About 40 residents attended the meeting to vocalize their frustrations with the board for the school system's failure to close the achievement gap between minority and white students.
"Why should we pay the education tax?" said Mark Royster, a Chapel Hill resident. "Why should we approve a bond referendum if our students are failing?"
The (Raleigh) News & Observer reported in October 2000 that minority students in grades three through eight in Chapel Hill-Carrboro schools performed an average of 31 points less on state end-of-year reading and math proficiency exams than white students.
Michelle Cotton, president of the Chapel Hill chapter of the National Association for the Advancement of Colored People, said the system does not implement recommendations.
"They haven't acted," Cotton said. "It's been more talk than action. It's been 12 years since the Blue Ribbon campaign, and that was supposed to address the achievement gap. The gap has now widened."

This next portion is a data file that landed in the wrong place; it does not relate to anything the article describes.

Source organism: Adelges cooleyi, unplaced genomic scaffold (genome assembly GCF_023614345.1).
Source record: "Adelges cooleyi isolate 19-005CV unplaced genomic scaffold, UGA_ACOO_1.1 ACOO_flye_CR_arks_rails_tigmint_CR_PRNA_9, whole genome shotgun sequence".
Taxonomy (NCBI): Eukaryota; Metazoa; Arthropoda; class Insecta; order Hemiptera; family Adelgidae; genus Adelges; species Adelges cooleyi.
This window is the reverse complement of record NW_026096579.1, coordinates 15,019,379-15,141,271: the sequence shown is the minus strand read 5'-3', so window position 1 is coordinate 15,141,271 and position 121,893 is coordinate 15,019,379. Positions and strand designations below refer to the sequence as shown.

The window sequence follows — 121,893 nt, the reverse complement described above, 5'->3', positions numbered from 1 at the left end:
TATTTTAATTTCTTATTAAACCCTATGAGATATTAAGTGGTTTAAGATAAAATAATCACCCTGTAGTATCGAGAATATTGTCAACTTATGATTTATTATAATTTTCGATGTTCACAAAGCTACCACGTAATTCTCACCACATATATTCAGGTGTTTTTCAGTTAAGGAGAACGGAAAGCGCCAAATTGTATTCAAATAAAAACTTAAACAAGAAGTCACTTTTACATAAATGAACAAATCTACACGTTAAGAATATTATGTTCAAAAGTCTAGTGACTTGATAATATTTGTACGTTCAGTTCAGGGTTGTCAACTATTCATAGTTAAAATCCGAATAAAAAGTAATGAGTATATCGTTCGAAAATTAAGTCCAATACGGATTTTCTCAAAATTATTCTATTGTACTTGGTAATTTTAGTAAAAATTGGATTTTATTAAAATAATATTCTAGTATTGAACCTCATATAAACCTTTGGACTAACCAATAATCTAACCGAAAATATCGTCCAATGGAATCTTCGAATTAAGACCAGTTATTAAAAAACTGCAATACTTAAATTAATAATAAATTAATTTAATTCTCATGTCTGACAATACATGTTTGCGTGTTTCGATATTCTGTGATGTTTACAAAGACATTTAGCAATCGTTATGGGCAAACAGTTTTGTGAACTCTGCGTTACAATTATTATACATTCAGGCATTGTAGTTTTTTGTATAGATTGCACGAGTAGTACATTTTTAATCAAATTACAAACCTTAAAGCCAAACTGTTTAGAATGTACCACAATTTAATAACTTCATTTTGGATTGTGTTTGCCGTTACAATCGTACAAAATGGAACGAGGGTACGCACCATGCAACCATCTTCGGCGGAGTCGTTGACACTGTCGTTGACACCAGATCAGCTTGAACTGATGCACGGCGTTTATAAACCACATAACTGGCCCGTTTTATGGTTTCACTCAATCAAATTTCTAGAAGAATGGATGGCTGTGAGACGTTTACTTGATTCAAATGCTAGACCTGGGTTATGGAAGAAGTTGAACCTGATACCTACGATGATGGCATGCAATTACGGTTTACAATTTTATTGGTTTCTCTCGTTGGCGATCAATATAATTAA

Cotton said the changes the NAACP wants are the creation of an oversight committee to reach out to minority parents, reinstatement of truancy officers who deal with school dropouts and stronger efforts from the board to close the achievement gap.
Royster said the large minority achievement gap exists because the schools do not wish to address the problem. "The system doesn't want to change from the way it is," Royster said. "There really has to be a change in mind."
He added that teacher's minority achievement training is ineffective.
Edwin Caldwell, a former school board member, said the problem exists at the classroom level rather than on the board.
"It's a school-level problem," Caldwell said. "I really do think the board would like to solve the problems. We're dealing with classism. I went to a separate-but-equal school and there was one class. Now we're dealing with multiple classes."
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